John Bogle, founder of the widely successful Vanguard mutual-fund company has released a new book advocating prudence in investing. Enough: True Measures of Money, Business, and Life, is Bogle's seventh book, and is getting stellar reviews. William Bernstein writes:
"If you are wondering about the cause of the current market crisis, then you haven't been reading enough of Jack Bogle. Because he certainly knows not only where, but why and how. For decades Jack has been communicating his disquiet in previous books, speeches, and public testimony. Years from now, when historians and investors dissect the economic and market meltdowns of 2008, they'll consult this slim, well-written volume."
Bogle believes in prudence, in personal responsibility for one's actions. He believes firms should have limited their own risk during the bubble period, but instead they took big risks knowing they had the too big to fail support.
In an interview with US News & World Report's Rick Newman, Bogle answers many questions about how to invest smarter after the recession. Here are some excerpts:
Newman: What lessons do you feel people should be learning from the recession and the way we're reorganizing our lives?
Bogle: For the last two decades, we have ourselves to blame, our advisers to blame, our brokers to blame, our fund managers to blame. There's one obvious lesson that people will never learn because it seems so trivial: How much you pay for investing services is critical. If an investor's annual expenses average 2.5 percent over an investment lifetime of 60 years, the investor gets 25 percent of the market's return, and Wall Street gets 75 percent. Mutual funds are also incredibly tax inefficient, which might reduce the real return, after inflation, down to 0. People should be thinking about just the ABCs of investing. Like the three R's of primary school.
Investing is a long-term game. Don't trust the history of the stock market returns to tell you anything. Don't pay attention to all this baloney fed by brokers and mutual fund managers and all these other intermediaries. Cost is important. Don't speculate. Don't chase performance. And don't think you can pick tomorrow's winners. Investment returns are only what the stock markets are generous enough to give us or mean enough to take away. As an investor, you're bound by the returns on stocks and bonds. Don't gamble, because you don't know what's coming next. Be careful, because nobody knows what's ahead.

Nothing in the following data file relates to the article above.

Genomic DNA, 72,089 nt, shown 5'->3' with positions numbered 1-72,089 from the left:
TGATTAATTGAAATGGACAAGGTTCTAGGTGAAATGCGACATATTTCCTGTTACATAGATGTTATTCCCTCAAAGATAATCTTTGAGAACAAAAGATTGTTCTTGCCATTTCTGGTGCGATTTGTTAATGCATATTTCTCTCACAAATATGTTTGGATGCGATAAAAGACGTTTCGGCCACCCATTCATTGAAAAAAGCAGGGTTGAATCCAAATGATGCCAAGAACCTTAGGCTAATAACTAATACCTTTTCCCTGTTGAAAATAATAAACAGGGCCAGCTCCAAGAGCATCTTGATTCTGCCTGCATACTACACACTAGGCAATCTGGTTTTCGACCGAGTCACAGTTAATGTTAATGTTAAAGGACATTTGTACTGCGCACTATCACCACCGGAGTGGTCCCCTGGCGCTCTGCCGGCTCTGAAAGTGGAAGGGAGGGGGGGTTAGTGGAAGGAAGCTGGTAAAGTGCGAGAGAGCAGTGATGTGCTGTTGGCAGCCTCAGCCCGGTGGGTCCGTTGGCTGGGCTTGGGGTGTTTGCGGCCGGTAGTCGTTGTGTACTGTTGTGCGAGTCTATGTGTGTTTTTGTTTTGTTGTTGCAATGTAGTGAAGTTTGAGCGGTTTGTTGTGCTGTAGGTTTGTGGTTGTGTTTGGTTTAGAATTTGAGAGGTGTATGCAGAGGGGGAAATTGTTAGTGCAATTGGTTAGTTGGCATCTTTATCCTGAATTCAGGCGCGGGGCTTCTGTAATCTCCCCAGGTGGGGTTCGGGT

Newman: People made a lot of money in those years. Weren't those formative years that helped define expectations for people on the verge of retirement today?
Bogle: That was phantom wealth based on the idea that prices would keep going up, sold to you by the people on Wall Street who excel at destroying wealth. That phantom wealth we mistook for real wealth. We forgot what investing is all about, which is dividend yield and earnings growth. Dividend yields were at 1 percent in March 2000. They're up to about 2.5 percent now. The dividend yield is the product of two numbers: dividends and price. Dividends tend to go up over time.
Newman: Do you think this is a historic moment in American society?
Bogle: I think we're at an inflection point in American history. The economy, the stock market, the housing market, community values, the works. In The Battle for the Soul of Capitalism , I rewrote the first two paragraphs from Gibbon's history of the Roman empire, except I wrote them about America, not Rome. It's amazing how little rewriting I had to do. We still have a chance to fix things, politics and investing and values, and get our national priorities in order. But it's not going to be easy. Some people say the problem with Rome was self-love. You could say the same thing about America.
Read the whole interview here.
Get the book here.
See my interview with FEE Chairman Wayne Olson on the financial crisis here.